Users' questions

Which is correct I kept waiting for an hour Last Night?

Which is correct I kept waiting for an hour Last Night?

I kept waiting for an hour last night. I was kept waiting for an hour last night. Both the sentences are grammatically correct, with a difference in meaning. The first sentence indicates that you continued waiting of your own free will for an hour last night.

What does wait mean in English grammar today?

from English Grammar Today. Wait means ‘stay in the same place or not do something until something else happens’. We can use it with or without for: Put a tea bag into the cup, then add water and wait (for) a minute or two before taking it out. I phoned the head office but I had to wait (for) five minutes before I spoke to anyone.

What does it mean to be kept waiting by someone?

If you are kept waiting by someone then that means you did keep waiting while the other person didn’t show up. (This seems like a very poor question, though; I would never make such a distinction unless it was demanded of me.)

When do you use the phrase’can’t wait’?

Can’t wait. When we are very excited about something that is going to happen, we use the phrase can’t wait for + noun phrase or can’t wait + to -infinitive: I can’t wait for tonight. I’m having a party! (I’m really looking forward to tonight.)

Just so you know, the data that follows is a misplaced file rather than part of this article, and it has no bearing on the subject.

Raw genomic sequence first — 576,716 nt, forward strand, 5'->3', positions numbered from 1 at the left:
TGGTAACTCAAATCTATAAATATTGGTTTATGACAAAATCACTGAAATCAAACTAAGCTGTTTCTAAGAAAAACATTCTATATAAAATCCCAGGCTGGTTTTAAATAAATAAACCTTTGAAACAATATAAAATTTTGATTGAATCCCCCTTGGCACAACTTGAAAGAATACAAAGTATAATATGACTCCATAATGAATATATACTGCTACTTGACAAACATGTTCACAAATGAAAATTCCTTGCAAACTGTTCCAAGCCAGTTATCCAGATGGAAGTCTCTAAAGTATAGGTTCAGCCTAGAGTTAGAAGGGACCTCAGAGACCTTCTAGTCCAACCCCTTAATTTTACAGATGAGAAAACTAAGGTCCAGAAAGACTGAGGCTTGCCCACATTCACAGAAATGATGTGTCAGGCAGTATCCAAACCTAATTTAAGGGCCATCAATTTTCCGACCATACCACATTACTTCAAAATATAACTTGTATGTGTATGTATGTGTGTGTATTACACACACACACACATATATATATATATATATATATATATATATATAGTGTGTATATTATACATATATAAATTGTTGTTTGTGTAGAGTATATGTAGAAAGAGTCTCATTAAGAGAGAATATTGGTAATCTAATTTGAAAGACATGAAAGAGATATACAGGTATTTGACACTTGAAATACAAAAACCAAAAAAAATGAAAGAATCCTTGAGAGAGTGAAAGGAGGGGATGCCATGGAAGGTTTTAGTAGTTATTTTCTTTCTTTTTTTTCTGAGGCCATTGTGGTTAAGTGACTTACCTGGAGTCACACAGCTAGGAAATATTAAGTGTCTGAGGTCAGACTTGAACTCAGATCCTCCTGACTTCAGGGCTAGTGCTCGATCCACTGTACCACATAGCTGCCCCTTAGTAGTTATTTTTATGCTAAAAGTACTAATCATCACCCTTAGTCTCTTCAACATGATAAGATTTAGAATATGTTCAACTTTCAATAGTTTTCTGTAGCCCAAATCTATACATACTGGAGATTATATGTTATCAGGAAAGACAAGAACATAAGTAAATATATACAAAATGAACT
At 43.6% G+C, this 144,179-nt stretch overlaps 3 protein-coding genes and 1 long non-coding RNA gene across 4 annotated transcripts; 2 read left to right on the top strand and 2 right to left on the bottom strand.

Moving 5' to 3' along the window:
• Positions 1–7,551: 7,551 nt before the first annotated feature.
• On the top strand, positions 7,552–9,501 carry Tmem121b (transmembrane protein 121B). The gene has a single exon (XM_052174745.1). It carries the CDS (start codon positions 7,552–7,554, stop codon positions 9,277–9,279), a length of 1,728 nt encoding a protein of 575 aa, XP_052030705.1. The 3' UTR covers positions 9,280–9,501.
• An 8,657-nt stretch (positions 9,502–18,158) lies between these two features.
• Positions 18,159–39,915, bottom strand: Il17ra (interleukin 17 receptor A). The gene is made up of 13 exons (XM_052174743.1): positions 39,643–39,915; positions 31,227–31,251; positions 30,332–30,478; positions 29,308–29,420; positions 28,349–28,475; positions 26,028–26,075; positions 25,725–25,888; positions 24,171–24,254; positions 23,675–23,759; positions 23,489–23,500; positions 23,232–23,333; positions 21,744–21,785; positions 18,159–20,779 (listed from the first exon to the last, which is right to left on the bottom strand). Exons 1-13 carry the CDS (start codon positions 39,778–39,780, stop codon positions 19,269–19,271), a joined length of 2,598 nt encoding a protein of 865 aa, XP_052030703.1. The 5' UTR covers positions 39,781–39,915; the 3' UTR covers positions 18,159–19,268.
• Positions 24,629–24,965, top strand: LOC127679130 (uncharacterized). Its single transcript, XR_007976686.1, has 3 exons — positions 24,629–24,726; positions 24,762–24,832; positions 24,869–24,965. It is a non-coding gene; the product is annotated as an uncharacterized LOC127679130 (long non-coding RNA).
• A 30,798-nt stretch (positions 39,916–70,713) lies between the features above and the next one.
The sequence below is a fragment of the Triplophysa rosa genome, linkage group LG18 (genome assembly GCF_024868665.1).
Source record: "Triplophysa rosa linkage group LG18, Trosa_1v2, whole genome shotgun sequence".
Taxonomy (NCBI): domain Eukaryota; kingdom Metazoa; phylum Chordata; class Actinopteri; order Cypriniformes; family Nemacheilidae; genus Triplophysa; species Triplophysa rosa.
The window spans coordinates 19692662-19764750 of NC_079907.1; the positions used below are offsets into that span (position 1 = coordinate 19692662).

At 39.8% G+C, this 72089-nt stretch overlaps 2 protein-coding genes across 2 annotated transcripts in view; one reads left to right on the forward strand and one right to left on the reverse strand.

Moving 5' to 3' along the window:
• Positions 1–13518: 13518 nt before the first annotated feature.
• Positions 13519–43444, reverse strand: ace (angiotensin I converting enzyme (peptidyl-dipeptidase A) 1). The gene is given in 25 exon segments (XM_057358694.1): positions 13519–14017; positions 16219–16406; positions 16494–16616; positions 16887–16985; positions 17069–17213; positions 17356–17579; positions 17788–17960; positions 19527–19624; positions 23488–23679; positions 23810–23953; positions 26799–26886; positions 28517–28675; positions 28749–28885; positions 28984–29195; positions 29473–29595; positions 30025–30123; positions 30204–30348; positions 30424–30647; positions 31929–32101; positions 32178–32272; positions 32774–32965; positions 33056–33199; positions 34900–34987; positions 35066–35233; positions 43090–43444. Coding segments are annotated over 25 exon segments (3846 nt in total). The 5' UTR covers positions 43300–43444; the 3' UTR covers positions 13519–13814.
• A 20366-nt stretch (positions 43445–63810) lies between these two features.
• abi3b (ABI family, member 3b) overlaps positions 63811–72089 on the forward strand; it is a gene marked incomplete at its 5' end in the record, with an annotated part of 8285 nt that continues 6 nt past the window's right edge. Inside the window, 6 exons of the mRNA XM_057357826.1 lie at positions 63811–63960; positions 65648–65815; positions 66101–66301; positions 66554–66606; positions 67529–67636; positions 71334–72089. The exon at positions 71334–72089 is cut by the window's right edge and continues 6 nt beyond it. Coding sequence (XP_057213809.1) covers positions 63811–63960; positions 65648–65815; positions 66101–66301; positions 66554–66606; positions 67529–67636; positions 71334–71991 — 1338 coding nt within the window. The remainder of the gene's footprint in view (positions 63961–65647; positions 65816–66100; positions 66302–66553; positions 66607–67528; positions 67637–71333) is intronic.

Which is better I have been waiting or I have waited?

How Long ” or the “Duration” of the time, or how long you have waited. It is better to use Present Perfect Progressive (with ING in the end). So I would say “. I have been waiting here for hours” is better than “I have waited here for hours”.

I kept waiting for an hour last night. I was kept waiting for an hour last night. Both the sentences are grammatically correct, with a difference in meaning. The first sentence indicates that you continued waiting of your own free will for an hour last night.

Who are the panelists on Wait Wait?

On November 16, 2011, BBC America announced that the show would make its television debut with a “2011 Year in Review” special airing on December 23, to be retransmitted by NPR stations on the 24th and 25th. The taping included two American panelists— Wait Wait regulars Paula Poundstone and Alonzo Bodden —and British newcomer Nick Hancock.

Where does Wait Wait Don’t Tell me take place?

Don’t Tell Me! episodes Wait Wait… Don’t Tell Me! is usually recorded in front of a live audience in Chicago at the Chase Auditorium beneath the Chase Tower on Thursday nights. Until May 2005, the show was recorded in one of Chicago Public Radio’s studios, with no audience and often with one or more panelists calling in from other locations.